So Long and Thanks for the Fish, Man #062: No Audience? No Wrestling!

With the increasing pressure of the CDC, state governance, and… well… common sense, live entertainment may be on the verge of hiatus. I speak specifically of professional wrestling — with both the WWE and AEW continuing to produce shows weekly. This perhaps coming to no greater head than Wrestlemania itself. Let’s just unpack that, shall we?

Vince McMahon’s first ‘Mania was the gamble that paid off to dividends still reverberating today. The WWF of 1985 presented the carnival-tinged cavalcade of muscle-bound pugilists in a venue and scope that prognosticated future success to the tune of billions of dollars earned. Fast-forward to the COVID-19 stricken wastleland that is America at present. Wrestlemania 36 just ended it’s 2-night audience-less presentation. In spite of death-defying stunts, first-and-likely-last-time-ever matchtypes like the Boneyard Match between the Undertaker and AJ Styles, or the Firefly Funhouse match between John Cena and The Fiend… after 7 hours of grunts and prat falls to the echos of an empty warehouse, I’m astounded this was considered a good idea. At all.

Professional wrestling proved beyond the shadow of doubt, that audience participation is absolutely a part of the final presentation. The WWE and AEW both “heroically” sought to put on audience-free shows since social distancing and quarantine has become the norm. And perhaps for the first week or two? It was watchable. But with each passing show — now including literally the largest show of all of “sports entertainment” attempted — the fans are falling off in droves. Any who have seen these cheer-and-jeer-free episodes can’t deny the truth. Watch as wrestlers walk out on to the ramp, arms raised for non-existent fans. It’s like watching an artsy off-Broadway play. You know the kind. The players pantomiming and cajoling in the black empty void. It’s not entertaining there, and here it’s mostly depressing.

Credit where it’s due of course: that either company would attempt these shows is admirable (if not a wee-bit stupid). They both attempted to shape their content for the change in venue / format. The WWE recorded a limited set of matches and paired them with content from their massive content library. AEW — with a smaller time-footprint to fill, presented more matches, but seemed to work with a small crew, and filled spaces sparsely with other talent (set the perform later during the same tapings) to maximize the bang-for-the-buck. And all major matches and angles were ground down to a pause; smartly phrasing key matches to come at later date(s).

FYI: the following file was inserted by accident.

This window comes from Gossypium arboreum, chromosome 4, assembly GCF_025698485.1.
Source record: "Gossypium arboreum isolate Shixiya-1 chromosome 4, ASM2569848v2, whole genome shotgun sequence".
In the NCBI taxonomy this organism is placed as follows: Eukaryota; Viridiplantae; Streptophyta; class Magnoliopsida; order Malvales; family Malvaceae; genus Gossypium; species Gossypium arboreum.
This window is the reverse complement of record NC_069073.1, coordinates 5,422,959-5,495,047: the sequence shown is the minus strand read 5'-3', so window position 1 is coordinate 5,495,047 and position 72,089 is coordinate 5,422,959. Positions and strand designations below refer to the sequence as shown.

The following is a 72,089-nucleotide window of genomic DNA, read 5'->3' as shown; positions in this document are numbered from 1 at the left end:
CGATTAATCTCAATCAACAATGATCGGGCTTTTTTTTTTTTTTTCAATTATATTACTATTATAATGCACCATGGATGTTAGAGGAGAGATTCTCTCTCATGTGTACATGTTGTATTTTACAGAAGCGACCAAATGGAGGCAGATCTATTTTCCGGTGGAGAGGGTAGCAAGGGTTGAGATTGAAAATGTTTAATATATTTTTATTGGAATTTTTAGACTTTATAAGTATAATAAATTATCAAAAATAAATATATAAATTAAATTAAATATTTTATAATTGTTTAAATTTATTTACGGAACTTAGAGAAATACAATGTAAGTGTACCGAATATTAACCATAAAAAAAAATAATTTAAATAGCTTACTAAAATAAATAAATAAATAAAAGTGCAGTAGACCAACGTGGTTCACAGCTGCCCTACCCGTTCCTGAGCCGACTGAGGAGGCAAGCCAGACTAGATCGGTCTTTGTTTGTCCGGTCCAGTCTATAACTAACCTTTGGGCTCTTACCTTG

But enough of the Wikipedia and mansplaining. Let’s get down to what matters here: my opinion.

Empty arena pro-wrestling has its place in the genre. The Rock and Mankind did it wonderfully. Matt Hardy did it stupendously. Hell. From what I’ve heard, the aforementioned Boneyard match was actually watchable. But I wouldn’t know. Nor will I. As I’ve stated multiple times prior: as long as Vince McMahon accepts blood money from Saudi Arabia, I will not financially reward his company — save only for my DVR-and-fast-forwarding-through-most of RAW and Smackdown shows. I watched YouTube recaps of ‘Mania, and got from it what I wanted. Knowledge of which matches had ending I thought made sense, and which didn’t. But my desire to watch any empty arena pro-wrestling is middling at best. While I’m personally loving AEW so much these days… without the way-into-it fanbase, I can’t help but feel like the over stars are themselves failing. Simply put: I’ve been taught that reaction breeds success in the business. As a fan, you take away that reaction and it feels like failure. I don’t want to feel that way for stars I enjoy.

“But Marc!” the internet wrestling community begins, “what about in Japan, where the Tokyo Dome is SILENT for all but the biggest spots! Certainly, THEY show it can be done!”. Sorry. I’ve watched my share of NJPW and the like. Big, polite crowds are still big crowds. And getting reaction from them — which is harder than it is in America — is part of the appeal of the show. Remove that, and it’s the same farce.

I recognize and applaud the attempt, but frankly, I think it’s time to hit pause. For the WWE, this is actually easier than you’d think. Create shows from the archives. Append it with well-produced promos from the current stars. Create vignettes and go back to the drawing board with the current roster. Give the talent the break to be with their loved ones. Heal. Train. Create ideas. So when the arenas are safe to fill again, you’ll have a rabid crowd ready for the new. For AEW, where it will be much harder to maintain it’s already stagnating momentum, I beg for much of the same. The fed is barely half a year old. Cut together bits from All In and the previous PPVs. Cut promos. Heck; 15 minutes a week could be lent to Brodie Lee to troll Vince McMahon, and it’ll crush on social media the following day.

Safety above all else. Because a fading fanbase will eventually snuff a wavering flame. Have some dignity. Have some faith. Have a heart. We, the fans, will come back when it’s safe again.